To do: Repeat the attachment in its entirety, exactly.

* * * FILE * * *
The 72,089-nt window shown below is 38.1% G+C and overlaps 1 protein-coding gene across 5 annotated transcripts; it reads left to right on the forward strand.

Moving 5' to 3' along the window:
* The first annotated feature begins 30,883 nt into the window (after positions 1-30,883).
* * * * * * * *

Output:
The 72,089-nt window shown below is 38.1% G+C and overlaps 1 protein-coding gene across 5 annotated transcripts; it reads left to right on the forward strand.

Moving 5' to 3' along the window:
* The first annotated feature begins 30,883 nt into the window (after positions 1-30,883).